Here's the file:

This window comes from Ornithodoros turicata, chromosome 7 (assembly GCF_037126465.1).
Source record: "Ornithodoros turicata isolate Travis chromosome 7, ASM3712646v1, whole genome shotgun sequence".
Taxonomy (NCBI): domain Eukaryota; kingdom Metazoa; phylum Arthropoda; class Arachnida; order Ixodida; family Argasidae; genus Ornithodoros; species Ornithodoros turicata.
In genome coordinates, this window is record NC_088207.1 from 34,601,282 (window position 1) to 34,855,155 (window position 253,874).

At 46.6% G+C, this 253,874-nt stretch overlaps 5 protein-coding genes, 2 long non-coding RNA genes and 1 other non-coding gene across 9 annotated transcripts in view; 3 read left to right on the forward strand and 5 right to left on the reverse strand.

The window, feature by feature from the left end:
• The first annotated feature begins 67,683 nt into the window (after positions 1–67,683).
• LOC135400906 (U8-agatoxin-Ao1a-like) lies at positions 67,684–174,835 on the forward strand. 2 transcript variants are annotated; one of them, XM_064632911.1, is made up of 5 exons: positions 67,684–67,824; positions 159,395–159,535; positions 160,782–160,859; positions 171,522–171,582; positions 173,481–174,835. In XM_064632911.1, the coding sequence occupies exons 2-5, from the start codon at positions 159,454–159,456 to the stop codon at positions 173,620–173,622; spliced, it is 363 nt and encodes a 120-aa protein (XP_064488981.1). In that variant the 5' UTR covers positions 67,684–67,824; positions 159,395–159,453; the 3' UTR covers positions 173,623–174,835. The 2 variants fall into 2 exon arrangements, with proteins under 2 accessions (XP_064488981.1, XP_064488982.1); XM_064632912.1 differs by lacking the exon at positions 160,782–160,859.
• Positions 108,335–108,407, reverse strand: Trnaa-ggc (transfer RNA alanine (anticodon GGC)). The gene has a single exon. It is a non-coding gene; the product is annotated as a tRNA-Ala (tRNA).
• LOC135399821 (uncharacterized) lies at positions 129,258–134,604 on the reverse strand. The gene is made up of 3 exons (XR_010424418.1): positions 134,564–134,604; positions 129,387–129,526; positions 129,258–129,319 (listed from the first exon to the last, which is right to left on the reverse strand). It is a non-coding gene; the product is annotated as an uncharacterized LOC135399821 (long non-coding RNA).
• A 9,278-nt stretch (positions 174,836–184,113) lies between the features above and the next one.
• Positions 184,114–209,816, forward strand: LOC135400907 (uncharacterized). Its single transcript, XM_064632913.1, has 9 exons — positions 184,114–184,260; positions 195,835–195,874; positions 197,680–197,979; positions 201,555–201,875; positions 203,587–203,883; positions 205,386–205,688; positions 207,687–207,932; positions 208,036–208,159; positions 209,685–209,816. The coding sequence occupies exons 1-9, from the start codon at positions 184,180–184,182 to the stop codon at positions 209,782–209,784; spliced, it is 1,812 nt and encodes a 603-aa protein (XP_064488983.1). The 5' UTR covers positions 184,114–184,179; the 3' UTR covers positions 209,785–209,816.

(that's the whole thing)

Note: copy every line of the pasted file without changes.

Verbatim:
This window comes from Ornithodoros turicata, chromosome 7 (assembly GCF_037126465.1).
Source record: "Ornithodoros turicata isolate Travis chromosome 7, ASM3712646v1, whole genome shotgun sequence".
Taxonomy (NCBI): domain Eukaryota; kingdom Metazoa; phylum Arthropoda; class Arachnida; order Ixodida; family Argasidae; genus Ornithodoros; species Ornithodoros turicata.
In genome coordinates, this window is record NC_088207.1 from 34,601,282 (window position 1) to 34,855,155 (window position 253,874).

At 46.6% G+C, this 253,874-nt stretch overlaps 5 protein-coding genes, 2 long non-coding RNA genes and 1 other non-coding gene across 9 annotated transcripts in view; 3 read left to right on the forward strand and 5 right to left on the reverse strand.

The window, feature by feature from the left end:
• The first annotated feature begins 67,683 nt into the window (after positions 1–67,683).
• LOC135400906 (U8-agatoxin-Ao1a-like) lies at positions 67,684–174,835 on the forward strand. 2 transcript variants are annotated; one of them, XM_064632911.1, is made up of 5 exons: positions 67,684–67,824; positions 159,395–159,535; positions 160,782–160,859; positions 171,522–171,582; positions 173,481–174,835. In XM_064632911.1, the coding sequence occupies exons 2-5, from the start codon at positions 159,454–159,456 to the stop codon at positions 173,620–173,622; spliced, it is 363 nt and encodes a 120-aa protein (XP_064488981.1). In that variant the 5' UTR covers positions 67,684–67,824; positions 159,395–159,453; the 3' UTR covers positions 173,623–174,835. The 2 variants fall into 2 exon arrangements, with proteins under 2 accessions (XP_064488981.1, XP_064488982.1); XM_064632912.1 differs by lacking the exon at positions 160,782–160,859.
• Positions 108,335–108,407, reverse strand: Trnaa-ggc (transfer RNA alanine (anticodon GGC)). The gene has a single exon. It is a non-coding gene; the product is annotated as a tRNA-Ala (tRNA).
• LOC135399821 (uncharacterized) lies at positions 129,258–134,604 on the reverse strand. The gene is made up of 3 exons (XR_010424418.1): positions 134,564–134,604; positions 129,387–129,526; positions 129,258–129,319 (listed from the first exon to the last, which is right to left on the reverse strand). It is a non-coding gene; the product is annotated as an uncharacterized LOC135399821 (long non-coding RNA).
• A 9,278-nt stretch (positions 174,836–184,113) lies between the features above and the next one.
• Positions 184,114–209,816, forward strand: LOC135400907 (uncharacterized). Its single transcript, XM_064632913.1, has 9 exons — positions 184,114–184,260; positions 195,835–195,874; positions 197,680–197,979; positions 201,555–201,875; positions 203,587–203,883; positions 205,386–205,688; positions 207,687–207,932; positions 208,036–208,159; positions 209,685–209,816. The coding sequence occupies exons 1-9, from the start codon at positions 184,180–184,182 to the stop codon at positions 209,782–209,784; spliced, it is 1,812 nt and encodes a 603-aa protein (XP_064488983.1). The 5' UTR covers positions 184,114–184,179; the 3' UTR covers positions 209,785–209,816.